I’ve noticed something about my husband’s wardrobe and it has a lot to do with who he sees each day and where we live. When he first started working with veterinarians and farmers in Australia, I noticed plaid shirts creep into his wardrobe for the first time ever. Rodd and Gunn took over from Hugo Boss and Ermenegildo Zegna as his brand of choice.
I wasn’t planning on rushing into this make, but I somehow managed to stumble across the most amazing brushed cotton, Italian shirting during a recent trip away, when I was lucky enough to visit Britex Fabrics in San Fransisco, in person. The fabric is beautifully smooth on one side and brushed soft on the underside. I wasn’t very excited about sewing a “Western” shirt until I found this fabric. Fabric makes all the difference.
The pattern I used was Simplicity 1327. The sizing on this pattern is more general than other shirt patterns, which makes for less precise sizing. I cut this shirt in a size L, which was specified for a 42-44″ chest. My husband is a 42″ (or possibly a smidgen more after Christmas) which made me wary of ending up with an unattractively oversized shirt. To accomodate my laziness in lack of muslin making, I made the shirt up according to the instructions but only basted the side seams together initially. This enabled me to check the fit around the torso. It was a little roomy to begin with so I graded the seam allowance from 5/8″ at the cuff (which was already a good fit) to 1″ at the shirt hem. This brought the side and underarm seams in by just the right amount.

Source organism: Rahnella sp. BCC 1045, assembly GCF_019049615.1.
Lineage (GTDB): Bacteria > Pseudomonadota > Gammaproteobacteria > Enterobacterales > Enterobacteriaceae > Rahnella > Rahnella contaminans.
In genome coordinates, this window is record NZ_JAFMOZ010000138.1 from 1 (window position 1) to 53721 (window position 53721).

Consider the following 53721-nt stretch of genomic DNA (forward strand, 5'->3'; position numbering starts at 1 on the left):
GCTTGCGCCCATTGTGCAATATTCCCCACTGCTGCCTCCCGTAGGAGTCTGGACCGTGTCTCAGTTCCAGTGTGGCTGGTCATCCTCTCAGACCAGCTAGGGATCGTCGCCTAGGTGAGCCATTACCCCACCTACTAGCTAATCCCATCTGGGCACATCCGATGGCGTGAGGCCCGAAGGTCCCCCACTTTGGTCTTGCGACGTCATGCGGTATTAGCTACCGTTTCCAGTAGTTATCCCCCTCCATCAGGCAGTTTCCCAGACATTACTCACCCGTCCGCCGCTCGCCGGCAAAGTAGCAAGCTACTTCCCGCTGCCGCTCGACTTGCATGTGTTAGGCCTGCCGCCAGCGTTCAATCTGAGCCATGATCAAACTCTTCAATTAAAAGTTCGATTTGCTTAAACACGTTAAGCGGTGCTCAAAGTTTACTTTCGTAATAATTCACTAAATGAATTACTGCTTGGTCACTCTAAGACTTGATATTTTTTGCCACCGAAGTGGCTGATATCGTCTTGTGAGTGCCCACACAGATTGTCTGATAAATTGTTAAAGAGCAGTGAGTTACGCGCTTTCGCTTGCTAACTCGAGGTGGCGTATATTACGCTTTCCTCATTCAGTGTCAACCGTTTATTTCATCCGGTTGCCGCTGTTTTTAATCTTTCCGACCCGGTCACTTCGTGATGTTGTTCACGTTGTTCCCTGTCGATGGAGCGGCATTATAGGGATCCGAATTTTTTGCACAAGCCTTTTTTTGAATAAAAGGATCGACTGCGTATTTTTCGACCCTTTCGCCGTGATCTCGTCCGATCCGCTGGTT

All the yokes, placket, cuffs, and pockets were cut on the bias. Apart from the yokes, which were stitched on the shirt as overlays, I fused interfacing to all of the other bias cut pieces to avoid them stretching out of shape while I worked with them. I used very light interfacing for the pockets and prepared them in the same way as this tutorial. I also used a little bit of Liberty of London as contrast in the collar band. And I came so close to matching up those bias stripes on the cuffs.
Despite my extreme lack of excitement in this project, I quite like the outcome. The bias cut plaid made for lovely contrast details in the shirt and I’m pleased with how the sizing worked out in the end. But more importantly, the shirt looks great with those cowboy boots!